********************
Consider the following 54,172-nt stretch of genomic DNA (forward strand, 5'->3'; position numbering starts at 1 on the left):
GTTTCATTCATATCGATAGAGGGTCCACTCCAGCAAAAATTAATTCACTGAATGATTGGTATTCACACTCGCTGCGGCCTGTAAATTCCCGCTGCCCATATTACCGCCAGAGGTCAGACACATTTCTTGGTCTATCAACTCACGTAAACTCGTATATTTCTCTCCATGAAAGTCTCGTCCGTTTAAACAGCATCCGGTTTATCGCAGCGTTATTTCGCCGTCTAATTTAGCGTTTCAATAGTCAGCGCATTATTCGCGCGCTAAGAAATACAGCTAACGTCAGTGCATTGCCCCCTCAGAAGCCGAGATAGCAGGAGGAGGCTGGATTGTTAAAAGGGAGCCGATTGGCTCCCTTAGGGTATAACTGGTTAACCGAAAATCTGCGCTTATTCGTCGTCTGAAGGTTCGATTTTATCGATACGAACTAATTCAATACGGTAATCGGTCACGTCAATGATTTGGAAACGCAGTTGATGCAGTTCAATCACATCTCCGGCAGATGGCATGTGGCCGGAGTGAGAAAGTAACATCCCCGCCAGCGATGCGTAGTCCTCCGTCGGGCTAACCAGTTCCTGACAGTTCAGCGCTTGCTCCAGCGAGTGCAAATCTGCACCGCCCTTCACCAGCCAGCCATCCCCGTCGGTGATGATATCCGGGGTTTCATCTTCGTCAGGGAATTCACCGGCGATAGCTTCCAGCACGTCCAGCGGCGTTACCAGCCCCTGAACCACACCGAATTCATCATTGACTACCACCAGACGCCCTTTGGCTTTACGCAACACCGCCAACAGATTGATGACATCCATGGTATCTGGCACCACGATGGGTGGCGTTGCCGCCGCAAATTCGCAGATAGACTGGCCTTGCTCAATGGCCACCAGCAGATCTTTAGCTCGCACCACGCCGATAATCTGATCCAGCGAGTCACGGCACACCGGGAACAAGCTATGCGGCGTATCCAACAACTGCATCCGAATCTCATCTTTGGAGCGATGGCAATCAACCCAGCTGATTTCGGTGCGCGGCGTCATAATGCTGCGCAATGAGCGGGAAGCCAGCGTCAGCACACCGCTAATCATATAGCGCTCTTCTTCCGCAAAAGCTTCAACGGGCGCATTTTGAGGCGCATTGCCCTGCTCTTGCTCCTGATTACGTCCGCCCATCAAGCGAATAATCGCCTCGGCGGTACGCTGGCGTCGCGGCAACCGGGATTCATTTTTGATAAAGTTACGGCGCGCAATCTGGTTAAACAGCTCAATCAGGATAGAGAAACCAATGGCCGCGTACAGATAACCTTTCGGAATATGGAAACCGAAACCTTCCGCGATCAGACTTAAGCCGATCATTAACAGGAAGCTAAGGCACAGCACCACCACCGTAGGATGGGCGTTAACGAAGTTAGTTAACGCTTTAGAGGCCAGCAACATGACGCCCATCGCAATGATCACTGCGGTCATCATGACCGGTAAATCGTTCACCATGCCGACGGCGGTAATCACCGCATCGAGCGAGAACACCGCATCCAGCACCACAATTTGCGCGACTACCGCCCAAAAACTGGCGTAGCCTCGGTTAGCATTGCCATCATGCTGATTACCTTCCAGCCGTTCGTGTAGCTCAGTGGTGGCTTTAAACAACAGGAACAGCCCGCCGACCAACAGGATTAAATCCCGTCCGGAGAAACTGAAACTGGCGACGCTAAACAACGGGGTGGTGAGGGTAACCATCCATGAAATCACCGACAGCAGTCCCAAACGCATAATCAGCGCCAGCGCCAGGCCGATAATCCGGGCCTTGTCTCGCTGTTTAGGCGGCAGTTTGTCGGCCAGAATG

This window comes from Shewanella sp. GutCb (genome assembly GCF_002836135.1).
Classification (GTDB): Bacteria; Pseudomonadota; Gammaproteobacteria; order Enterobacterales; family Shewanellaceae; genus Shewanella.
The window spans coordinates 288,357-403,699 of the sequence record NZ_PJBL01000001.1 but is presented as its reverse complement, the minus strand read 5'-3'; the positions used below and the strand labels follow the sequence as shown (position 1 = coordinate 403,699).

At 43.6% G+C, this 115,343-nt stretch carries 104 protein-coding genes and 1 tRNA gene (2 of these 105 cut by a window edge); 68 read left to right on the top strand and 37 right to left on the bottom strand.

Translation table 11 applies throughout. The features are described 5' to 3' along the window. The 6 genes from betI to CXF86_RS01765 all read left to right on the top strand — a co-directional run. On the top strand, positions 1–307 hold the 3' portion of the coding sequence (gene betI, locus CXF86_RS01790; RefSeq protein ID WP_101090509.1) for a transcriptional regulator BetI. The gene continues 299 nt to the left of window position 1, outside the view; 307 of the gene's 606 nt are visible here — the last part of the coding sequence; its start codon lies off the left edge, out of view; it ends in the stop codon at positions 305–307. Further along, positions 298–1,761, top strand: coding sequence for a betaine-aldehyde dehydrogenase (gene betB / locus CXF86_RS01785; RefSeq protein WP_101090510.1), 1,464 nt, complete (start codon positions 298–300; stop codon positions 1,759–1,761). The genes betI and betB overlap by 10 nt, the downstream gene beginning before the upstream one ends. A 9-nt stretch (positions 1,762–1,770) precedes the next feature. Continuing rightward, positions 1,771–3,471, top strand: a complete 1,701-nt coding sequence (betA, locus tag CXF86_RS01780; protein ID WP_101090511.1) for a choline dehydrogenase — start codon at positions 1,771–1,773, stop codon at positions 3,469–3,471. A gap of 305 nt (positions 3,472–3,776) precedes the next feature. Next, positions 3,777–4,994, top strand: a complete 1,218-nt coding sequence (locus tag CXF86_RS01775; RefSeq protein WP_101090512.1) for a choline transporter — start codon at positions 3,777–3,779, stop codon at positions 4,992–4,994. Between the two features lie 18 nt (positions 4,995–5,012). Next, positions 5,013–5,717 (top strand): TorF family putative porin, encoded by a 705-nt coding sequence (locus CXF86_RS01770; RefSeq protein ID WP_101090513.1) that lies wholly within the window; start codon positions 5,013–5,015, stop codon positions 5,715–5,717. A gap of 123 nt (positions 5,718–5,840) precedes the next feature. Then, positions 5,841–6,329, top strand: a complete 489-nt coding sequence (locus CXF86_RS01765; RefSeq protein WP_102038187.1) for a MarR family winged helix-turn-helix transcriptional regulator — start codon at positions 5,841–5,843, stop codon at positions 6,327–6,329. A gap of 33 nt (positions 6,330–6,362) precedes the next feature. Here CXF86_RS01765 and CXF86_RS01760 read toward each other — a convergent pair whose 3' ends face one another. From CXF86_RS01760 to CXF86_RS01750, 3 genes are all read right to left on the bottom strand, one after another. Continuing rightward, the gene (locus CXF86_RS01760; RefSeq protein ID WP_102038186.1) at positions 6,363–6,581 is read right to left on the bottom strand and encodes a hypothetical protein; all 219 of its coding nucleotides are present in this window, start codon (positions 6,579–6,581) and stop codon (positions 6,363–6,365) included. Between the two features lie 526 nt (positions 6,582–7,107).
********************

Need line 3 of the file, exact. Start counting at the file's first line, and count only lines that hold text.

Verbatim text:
This window comes from Shewanella sp. GutCb (genome assembly GCF_002836135.1).